Purpose: Dry eye disease (DED) is a common condition that significantly lowers the quality of life. As the disease grows more prevalent, multiple commercial instruments have been developed to measure the ocular surface of dry eyes, but no single device has yet been successful in comprehensive measurements. The current study aimed to investigate the clinical accuracy and utility of the Antares topographer in the diagnosis of DED. Methods: Thirty-three consecutive patients underwent analyses of their non-invasive first tear-film break-up time (NIF-BUT), tear meniscus height (TMH) and meibography with the Antares topographer. The meibography with the LipiView scan was conducted. Slit-lamp examinations were done for assessments of meibomian glands (MG) and fluorescein tear-film break-up time (FBUT). Schirmer 1 test was done. The Ocular Surface Disease Index (OSDI) scores were graded. Results: Thirty-three eyes of 33 patients (mean age 61.5 ± 10.6 years, range 37.5–76.4 years, 27.3% males) completed the study. According to the Antares measurements, the NIF-BUT of the patient population was 5.0 ± 3.4 seconds on average (1.1–15.0 seconds), and the TMH was 0.2 ± 0.1 mm at center (0.1–0.5 mm). The average OSDI score was 22.4 ± 16.6 points (0.0–79.5 points). When correlations were calculated, significant correlations were found between the NIF-BUT from the Antares topographer and FBUT (r = 0.538, P = .001), and between MG dropout from the Antares topographer and that from the LipiView interferometer (r = 0.446, P=.009). Antares NIF BUT and FBUT were in agreement with one another (95% limits of agreement (LOA) −5.04 ± 6.37, P=.198) as were the infrared images from the Antares topographer and those from the LipiView interferometer (95% LOA −0.25 ± 0.35, P=.073). Conclusion: The Antares topographer is useful in the diagnosis of DED. Among its outputs, the NIF-BUT and MG dropout most closely correlated with currently accepted modes of diagnosis. However, concurrent clinical examinations are recommended for clinical follow-up.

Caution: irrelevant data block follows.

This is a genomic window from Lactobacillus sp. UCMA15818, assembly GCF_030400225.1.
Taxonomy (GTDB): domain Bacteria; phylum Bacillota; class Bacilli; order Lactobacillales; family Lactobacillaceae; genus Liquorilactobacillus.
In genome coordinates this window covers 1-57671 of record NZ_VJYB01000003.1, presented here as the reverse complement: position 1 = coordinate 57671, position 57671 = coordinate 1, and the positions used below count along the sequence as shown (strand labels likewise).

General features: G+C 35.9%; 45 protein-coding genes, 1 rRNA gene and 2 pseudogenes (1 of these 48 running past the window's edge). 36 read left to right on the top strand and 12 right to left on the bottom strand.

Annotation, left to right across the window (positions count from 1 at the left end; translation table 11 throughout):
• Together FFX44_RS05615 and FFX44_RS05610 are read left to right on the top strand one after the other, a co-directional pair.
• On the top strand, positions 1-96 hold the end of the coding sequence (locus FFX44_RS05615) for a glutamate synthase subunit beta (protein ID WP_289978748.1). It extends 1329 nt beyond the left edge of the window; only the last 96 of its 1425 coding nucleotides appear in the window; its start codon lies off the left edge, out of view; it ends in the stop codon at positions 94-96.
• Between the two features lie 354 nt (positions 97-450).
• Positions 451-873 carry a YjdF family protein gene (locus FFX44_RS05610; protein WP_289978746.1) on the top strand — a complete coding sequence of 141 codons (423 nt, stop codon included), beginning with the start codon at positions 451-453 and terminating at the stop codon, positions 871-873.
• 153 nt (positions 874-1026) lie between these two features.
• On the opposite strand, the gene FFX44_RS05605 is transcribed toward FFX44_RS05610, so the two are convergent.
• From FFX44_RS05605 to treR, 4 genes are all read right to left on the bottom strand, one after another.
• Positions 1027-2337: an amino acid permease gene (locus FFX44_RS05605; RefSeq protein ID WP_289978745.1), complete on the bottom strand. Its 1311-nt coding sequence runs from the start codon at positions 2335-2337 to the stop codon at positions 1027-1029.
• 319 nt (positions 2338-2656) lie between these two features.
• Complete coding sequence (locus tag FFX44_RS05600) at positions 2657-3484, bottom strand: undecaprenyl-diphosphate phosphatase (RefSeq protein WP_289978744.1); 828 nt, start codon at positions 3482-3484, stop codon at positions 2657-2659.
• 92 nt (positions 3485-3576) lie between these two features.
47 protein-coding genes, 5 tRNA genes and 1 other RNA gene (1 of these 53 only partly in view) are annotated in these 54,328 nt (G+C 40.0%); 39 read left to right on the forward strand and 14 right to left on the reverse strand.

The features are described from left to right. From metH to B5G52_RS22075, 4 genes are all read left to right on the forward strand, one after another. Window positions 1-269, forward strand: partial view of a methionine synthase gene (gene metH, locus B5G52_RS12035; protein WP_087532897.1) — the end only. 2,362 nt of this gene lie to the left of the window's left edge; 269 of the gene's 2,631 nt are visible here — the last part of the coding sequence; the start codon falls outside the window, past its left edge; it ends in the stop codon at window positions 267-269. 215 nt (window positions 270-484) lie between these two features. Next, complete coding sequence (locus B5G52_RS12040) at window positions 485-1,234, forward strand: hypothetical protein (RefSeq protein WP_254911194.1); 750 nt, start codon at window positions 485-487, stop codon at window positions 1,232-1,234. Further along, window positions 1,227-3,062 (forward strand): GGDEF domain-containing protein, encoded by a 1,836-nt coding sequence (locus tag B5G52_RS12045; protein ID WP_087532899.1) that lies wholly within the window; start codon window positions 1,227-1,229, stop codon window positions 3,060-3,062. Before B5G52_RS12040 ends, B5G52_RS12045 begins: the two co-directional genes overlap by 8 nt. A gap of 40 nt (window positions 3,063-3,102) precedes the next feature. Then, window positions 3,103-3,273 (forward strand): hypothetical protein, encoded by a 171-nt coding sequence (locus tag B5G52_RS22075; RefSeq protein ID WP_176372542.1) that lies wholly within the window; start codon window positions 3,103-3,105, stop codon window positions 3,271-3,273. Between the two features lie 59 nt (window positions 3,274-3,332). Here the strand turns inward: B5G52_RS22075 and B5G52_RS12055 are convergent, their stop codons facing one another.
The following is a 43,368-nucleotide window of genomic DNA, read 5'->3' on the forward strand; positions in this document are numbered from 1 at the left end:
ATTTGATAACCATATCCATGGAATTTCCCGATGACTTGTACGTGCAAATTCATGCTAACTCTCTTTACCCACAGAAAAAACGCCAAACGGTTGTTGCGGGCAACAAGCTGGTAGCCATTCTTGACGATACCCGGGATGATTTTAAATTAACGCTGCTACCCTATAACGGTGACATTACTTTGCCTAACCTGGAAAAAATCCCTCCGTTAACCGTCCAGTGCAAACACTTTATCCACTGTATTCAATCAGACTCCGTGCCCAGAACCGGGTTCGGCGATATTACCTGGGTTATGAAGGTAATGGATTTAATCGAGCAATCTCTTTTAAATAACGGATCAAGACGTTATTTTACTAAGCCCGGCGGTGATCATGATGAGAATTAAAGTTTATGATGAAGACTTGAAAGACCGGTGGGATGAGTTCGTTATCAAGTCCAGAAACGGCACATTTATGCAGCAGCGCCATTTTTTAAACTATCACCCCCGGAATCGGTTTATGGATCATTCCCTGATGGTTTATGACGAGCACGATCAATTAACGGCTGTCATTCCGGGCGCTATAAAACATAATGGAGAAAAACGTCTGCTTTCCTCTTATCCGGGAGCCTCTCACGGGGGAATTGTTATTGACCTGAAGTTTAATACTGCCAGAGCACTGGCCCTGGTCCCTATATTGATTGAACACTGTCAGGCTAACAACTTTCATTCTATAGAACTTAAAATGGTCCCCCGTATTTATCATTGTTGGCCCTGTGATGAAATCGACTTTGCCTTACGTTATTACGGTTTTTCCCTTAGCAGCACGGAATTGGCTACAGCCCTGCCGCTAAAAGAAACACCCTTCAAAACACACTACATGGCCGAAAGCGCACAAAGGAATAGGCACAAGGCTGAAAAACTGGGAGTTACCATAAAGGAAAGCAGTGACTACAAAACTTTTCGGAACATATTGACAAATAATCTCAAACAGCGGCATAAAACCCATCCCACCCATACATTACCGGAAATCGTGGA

Bibliographical noteFunding Information:
The study was supported by the Basic Science Research Program through the National Research Foundation of Korea (NRF) funded by the Ministry of Education, Science and Technology [NRF-2019R1F1A1062468]. We thank Lumenis (Australia) for providing the Antares corneal topographer.
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